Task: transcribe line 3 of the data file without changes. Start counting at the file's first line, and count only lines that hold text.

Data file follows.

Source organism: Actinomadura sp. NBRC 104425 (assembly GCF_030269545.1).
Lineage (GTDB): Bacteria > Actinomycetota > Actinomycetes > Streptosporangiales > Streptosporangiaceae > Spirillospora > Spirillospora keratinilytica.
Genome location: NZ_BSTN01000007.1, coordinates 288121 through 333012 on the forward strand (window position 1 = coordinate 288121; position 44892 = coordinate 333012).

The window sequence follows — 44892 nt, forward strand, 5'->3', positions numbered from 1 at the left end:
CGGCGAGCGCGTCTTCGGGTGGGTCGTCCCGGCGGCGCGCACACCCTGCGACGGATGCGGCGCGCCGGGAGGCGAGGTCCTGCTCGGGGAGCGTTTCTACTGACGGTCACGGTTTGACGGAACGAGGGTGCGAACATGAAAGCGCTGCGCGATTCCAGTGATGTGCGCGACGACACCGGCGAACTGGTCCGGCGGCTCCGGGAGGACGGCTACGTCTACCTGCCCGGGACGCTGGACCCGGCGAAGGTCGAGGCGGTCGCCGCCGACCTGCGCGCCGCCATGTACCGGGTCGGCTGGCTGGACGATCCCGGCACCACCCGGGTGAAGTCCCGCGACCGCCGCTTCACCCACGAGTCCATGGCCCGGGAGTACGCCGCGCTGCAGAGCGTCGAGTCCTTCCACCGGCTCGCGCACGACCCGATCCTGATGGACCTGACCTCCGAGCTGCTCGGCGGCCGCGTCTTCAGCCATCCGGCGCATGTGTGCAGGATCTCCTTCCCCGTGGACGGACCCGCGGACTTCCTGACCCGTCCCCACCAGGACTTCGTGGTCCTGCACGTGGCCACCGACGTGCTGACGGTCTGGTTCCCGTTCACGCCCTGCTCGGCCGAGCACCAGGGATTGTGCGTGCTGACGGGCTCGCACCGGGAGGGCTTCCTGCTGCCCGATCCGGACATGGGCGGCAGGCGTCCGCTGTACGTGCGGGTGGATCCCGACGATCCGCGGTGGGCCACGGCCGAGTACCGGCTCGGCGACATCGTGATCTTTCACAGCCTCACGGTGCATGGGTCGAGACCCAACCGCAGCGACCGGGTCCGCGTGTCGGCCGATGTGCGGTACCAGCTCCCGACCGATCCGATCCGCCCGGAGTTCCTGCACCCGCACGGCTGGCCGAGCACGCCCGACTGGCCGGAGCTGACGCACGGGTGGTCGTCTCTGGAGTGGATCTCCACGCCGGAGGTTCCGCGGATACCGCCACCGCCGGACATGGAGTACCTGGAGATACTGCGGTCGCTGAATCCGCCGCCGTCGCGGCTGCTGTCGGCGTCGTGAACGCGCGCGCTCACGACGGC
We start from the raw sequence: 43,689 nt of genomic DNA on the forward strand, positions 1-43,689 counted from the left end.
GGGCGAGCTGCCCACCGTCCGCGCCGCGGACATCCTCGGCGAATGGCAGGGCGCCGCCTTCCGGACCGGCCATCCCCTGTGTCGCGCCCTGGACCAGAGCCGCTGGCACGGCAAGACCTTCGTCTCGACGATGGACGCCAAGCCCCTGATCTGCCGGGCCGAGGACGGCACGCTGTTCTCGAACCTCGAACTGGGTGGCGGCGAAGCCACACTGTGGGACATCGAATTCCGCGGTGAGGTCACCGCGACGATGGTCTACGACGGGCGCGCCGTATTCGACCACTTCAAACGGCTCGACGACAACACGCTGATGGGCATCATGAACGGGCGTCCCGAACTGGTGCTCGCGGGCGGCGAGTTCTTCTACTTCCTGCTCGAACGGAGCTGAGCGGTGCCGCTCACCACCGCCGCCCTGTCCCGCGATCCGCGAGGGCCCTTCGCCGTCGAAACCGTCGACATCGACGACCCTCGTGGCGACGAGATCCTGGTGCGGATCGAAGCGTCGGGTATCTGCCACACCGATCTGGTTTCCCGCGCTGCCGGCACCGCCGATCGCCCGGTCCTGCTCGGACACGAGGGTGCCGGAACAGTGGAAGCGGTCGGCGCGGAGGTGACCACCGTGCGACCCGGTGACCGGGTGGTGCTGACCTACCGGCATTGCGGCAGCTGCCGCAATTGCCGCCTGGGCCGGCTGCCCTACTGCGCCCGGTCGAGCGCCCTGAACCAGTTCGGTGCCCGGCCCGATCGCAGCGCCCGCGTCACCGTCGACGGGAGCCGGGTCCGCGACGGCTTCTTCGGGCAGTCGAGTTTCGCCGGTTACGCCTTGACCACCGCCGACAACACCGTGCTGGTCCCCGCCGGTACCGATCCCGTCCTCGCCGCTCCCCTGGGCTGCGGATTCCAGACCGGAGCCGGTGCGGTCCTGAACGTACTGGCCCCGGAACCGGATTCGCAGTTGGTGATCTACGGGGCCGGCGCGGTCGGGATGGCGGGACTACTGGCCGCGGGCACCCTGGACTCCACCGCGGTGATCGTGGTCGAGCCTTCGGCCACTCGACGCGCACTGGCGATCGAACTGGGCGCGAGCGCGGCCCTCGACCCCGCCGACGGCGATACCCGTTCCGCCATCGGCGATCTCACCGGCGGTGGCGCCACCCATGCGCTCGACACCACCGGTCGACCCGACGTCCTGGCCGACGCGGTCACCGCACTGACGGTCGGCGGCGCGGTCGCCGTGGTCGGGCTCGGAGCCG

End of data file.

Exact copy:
Genome location: NZ_BSTN01000007.1, coordinates 288121 through 333012 on the forward strand (window position 1 = coordinate 288121; position 44892 = coordinate 333012).